Using more efficient and affordable AC units to close the cooling access gap could also improve electricity reliability during extreme weather events, aid power sector decarbonization, and reduce AC users’ electricity bills. In 2017, Sustainable Energy for All (SEforALL) assembled a Global Panel on Access to Cooling to guide the work of the Cooling for All secretariat, which co‑ordinates responses to the challenge of providing access to sustainable and affordable cooling services.
Nearly 60 countries have proposed, or already have minimum energy performance standards (MEPS) for ACs. These standards vary considerably from one country to another, however, and are generally the weakest or absent in hot and humid regions where rapid AC demand growth is expected. In June 2018, Morocco adopted AC MEPS and in 2019, Kenya implemented revised MEPS for room units, while Rwanda implemented new MEPS, using United for Efficiency (U4E) Model Regulation Guidelines for Air Conditioners, launched in 2019. The Cook Islands have also prepared their first MEPS for domestic ACs and refrigerators, and in the past year, China, India, and Rwanda have introduced National Cooling Action Plans (NCAP). Lebanon launched its NCAP in 2020, and 26 additional countries committed to developing one.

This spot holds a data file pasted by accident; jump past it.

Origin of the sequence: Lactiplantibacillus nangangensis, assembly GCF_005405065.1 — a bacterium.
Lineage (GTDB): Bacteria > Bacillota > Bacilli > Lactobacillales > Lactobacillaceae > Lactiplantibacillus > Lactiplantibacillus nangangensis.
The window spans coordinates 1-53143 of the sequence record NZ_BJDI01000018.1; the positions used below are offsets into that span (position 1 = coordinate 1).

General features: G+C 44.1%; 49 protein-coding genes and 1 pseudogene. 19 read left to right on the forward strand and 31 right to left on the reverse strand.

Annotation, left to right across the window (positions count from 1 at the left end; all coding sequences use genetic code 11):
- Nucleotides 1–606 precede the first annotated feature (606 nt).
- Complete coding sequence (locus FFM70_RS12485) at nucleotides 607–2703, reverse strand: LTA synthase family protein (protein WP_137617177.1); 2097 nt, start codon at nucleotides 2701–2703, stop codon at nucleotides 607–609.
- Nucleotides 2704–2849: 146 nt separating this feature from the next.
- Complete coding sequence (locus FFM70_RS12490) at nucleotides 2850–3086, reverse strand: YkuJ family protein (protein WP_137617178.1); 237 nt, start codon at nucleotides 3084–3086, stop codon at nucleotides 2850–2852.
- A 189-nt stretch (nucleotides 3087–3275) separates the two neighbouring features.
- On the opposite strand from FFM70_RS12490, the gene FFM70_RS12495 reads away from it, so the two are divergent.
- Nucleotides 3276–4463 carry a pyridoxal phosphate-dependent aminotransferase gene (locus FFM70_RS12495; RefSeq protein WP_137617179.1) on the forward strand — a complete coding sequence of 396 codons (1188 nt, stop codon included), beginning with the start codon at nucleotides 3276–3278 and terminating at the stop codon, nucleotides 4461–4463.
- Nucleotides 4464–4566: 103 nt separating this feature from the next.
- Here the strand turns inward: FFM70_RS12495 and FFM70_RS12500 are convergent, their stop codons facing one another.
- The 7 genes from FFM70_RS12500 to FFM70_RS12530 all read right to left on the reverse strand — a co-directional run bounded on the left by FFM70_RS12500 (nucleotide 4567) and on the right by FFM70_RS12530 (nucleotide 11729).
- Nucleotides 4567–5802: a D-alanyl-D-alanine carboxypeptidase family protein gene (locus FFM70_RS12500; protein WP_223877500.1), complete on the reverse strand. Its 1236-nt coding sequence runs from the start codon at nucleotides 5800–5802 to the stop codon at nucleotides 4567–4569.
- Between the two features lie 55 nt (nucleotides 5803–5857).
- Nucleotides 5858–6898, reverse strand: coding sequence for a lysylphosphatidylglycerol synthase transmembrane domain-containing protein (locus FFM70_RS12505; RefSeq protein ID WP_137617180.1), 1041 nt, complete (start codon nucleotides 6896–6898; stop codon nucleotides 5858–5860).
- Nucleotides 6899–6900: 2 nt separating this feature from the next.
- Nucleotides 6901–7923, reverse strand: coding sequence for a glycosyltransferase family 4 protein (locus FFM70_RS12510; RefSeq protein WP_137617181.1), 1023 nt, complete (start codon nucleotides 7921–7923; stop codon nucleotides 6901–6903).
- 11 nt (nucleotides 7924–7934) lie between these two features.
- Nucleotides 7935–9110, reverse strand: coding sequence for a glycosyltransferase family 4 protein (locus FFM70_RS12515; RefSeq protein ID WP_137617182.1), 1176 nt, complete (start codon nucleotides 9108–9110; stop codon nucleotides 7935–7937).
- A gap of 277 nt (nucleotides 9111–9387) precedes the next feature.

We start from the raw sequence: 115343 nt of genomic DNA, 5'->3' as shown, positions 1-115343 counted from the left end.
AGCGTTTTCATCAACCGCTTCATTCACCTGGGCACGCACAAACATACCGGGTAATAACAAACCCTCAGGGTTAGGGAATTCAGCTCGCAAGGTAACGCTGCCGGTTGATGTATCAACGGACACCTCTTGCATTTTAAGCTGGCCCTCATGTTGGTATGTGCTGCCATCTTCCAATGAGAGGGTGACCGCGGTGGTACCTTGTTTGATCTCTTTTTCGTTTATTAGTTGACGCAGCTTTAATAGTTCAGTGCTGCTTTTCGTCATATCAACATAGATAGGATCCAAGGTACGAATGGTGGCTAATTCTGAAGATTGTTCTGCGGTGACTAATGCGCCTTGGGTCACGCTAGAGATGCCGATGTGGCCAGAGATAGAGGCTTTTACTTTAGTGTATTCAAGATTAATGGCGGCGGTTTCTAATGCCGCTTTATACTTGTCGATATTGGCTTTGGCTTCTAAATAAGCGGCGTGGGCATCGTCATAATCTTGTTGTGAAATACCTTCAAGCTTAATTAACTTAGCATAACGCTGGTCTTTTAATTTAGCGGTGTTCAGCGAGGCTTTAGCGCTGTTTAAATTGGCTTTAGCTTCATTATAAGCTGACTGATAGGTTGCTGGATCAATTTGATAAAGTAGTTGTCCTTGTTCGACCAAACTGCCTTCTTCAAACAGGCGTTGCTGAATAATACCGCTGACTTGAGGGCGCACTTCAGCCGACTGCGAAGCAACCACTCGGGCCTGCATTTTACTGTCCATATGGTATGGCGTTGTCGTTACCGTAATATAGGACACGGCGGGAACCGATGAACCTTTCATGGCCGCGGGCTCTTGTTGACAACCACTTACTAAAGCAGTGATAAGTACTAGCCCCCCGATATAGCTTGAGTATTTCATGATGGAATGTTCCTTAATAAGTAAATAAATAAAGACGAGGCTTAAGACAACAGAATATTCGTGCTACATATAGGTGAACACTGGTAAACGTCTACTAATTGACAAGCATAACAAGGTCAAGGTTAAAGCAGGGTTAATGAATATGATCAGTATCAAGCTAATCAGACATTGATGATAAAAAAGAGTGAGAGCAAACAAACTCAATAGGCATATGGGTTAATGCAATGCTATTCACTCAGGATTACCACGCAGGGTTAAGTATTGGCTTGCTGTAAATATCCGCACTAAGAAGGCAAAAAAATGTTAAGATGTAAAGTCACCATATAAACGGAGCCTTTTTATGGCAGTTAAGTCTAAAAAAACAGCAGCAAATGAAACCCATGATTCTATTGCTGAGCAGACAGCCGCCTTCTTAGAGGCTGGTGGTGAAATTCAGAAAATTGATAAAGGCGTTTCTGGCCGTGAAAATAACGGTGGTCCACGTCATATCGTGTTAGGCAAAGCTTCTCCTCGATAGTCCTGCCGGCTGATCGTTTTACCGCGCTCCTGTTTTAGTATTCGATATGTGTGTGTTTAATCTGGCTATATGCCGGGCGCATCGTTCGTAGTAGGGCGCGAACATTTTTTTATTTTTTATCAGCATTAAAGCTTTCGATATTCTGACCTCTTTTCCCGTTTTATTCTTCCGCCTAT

Recognizing the importance of addressing cooling to tackle climate change, many ongoing initiatives and programs are targeting climate protection. To transform the global cooling sector by undertaking ambitious energy-efficiency measures, while reducing the use of HFC refrigerants, the Climate and Clean Air Coalition launched the Efficient Cooling Initiative to facilitate collaboration among various stakeholders. To support this initiative, in 2019 France initiated the Biarritz Pledge for Fast Action on Efficient Cooling. Later in 2019, Japan launched the Fluorocarbons Life Cycle Management Initiative to properly dispose of fluorocarbons. The initiative was joined by other countries as well as international organizations including the World Bank.
The Kigali Cooling Efficiency Program (K-CEP) was launched in 2017 to raise the energy efficiency of cooling systems, and the Kigali Amendment to the Montreal Protocol came into force in January 2019. K‑CEP is working closely with partners in many countries to promote major energy-efficiency improvements, and sustainable cooling solutions, uniting philanthropic foundations, technical experts, international organizations, and other partners.